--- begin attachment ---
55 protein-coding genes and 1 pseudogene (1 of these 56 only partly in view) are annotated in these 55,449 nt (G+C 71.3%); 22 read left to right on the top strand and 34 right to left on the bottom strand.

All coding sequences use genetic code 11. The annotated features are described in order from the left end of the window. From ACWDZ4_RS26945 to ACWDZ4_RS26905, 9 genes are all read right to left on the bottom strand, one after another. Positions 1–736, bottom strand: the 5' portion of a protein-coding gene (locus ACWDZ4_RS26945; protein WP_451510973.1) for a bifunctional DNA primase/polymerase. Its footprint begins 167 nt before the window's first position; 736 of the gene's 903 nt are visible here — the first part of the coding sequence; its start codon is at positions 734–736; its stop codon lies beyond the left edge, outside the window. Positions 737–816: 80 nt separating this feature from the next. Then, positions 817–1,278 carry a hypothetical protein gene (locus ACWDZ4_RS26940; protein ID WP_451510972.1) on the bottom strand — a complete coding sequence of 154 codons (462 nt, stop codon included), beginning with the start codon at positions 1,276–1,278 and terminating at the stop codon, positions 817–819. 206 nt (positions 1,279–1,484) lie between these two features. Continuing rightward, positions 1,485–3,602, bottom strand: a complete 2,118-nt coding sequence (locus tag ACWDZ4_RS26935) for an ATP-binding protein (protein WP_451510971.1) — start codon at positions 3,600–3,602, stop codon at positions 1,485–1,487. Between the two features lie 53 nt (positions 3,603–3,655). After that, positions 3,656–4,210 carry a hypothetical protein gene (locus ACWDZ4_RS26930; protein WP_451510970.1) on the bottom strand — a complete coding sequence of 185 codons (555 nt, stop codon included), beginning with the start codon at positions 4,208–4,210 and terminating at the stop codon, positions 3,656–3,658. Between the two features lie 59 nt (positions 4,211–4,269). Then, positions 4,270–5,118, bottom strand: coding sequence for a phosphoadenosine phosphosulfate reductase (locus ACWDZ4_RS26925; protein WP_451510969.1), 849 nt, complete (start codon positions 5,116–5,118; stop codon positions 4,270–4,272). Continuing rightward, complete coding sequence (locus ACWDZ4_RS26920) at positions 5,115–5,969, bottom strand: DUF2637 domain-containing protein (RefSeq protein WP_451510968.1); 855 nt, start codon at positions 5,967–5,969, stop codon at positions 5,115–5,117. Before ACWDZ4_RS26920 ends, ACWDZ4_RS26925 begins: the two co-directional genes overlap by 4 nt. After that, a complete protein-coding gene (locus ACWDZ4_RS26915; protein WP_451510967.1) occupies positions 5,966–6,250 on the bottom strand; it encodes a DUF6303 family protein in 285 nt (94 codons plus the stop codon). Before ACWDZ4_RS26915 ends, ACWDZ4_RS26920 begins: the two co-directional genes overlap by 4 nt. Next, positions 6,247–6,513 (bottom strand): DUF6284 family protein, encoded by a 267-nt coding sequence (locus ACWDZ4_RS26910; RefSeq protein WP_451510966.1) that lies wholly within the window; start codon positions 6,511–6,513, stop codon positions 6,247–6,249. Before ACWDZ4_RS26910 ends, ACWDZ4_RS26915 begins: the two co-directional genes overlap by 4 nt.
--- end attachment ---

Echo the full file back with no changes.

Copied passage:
55 protein-coding genes and 1 pseudogene (1 of these 56 only partly in view) are annotated in these 55,449 nt (G+C 71.3%); 22 read left to right on the top strand and 34 right to left on the bottom strand.

All coding sequences use genetic code 11. The annotated features are described in order from the left end of the window. From ACWDZ4_RS26945 to ACWDZ4_RS26905, 9 genes are all read right to left on the bottom strand, one after another. Positions 1–736, bottom strand: the 5' portion of a protein-coding gene (locus ACWDZ4_RS26945; protein WP_451510973.1) for a bifunctional DNA primase/polymerase. Its footprint begins 167 nt before the window's first position; 736 of the gene's 903 nt are visible here — the first part of the coding sequence; its start codon is at positions 734–736; its stop codon lies beyond the left edge, outside the window. Positions 737–816: 80 nt separating this feature from the next. Then, positions 817–1,278 carry a hypothetical protein gene (locus ACWDZ4_RS26940; protein ID WP_451510972.1) on the bottom strand — a complete coding sequence of 154 codons (462 nt, stop codon included), beginning with the start codon at positions 1,276–1,278 and terminating at the stop codon, positions 817–819. 206 nt (positions 1,279–1,484) lie between these two features. Continuing rightward, positions 1,485–3,602, bottom strand: a complete 2,118-nt coding sequence (locus tag ACWDZ4_RS26935) for an ATP-binding protein (protein WP_451510971.1) — start codon at positions 3,600–3,602, stop codon at positions 1,485–1,487. Between the two features lie 53 nt (positions 3,603–3,655). After that, positions 3,656–4,210 carry a hypothetical protein gene (locus ACWDZ4_RS26930; protein WP_451510970.1) on the bottom strand — a complete coding sequence of 185 codons (555 nt, stop codon included), beginning with the start codon at positions 4,208–4,210 and terminating at the stop codon, positions 3,656–3,658. Between the two features lie 59 nt (positions 4,211–4,269). Then, positions 4,270–5,118, bottom strand: coding sequence for a phosphoadenosine phosphosulfate reductase (locus ACWDZ4_RS26925; protein WP_451510969.1), 849 nt, complete (start codon positions 5,116–5,118; stop codon positions 4,270–4,272). Continuing rightward, complete coding sequence (locus ACWDZ4_RS26920) at positions 5,115–5,969, bottom strand: DUF2637 domain-containing protein (RefSeq protein WP_451510968.1); 855 nt, start codon at positions 5,967–5,969, stop codon at positions 5,115–5,117. Before ACWDZ4_RS26920 ends, ACWDZ4_RS26925 begins: the two co-directional genes overlap by 4 nt. After that, a complete protein-coding gene (locus ACWDZ4_RS26915; protein WP_451510967.1) occupies positions 5,966–6,250 on the bottom strand; it encodes a DUF6303 family protein in 285 nt (94 codons plus the stop codon). Before ACWDZ4_RS26915 ends, ACWDZ4_RS26920 begins: the two co-directional genes overlap by 4 nt. Next, positions 6,247–6,513 (bottom strand): DUF6284 family protein, encoded by a 267-nt coding sequence (locus ACWDZ4_RS26910; RefSeq protein WP_451510966.1) that lies wholly within the window; start codon positions 6,511–6,513, stop codon positions 6,247–6,249. Before ACWDZ4_RS26910 ends, ACWDZ4_RS26915 begins: the two co-directional genes overlap by 4 nt.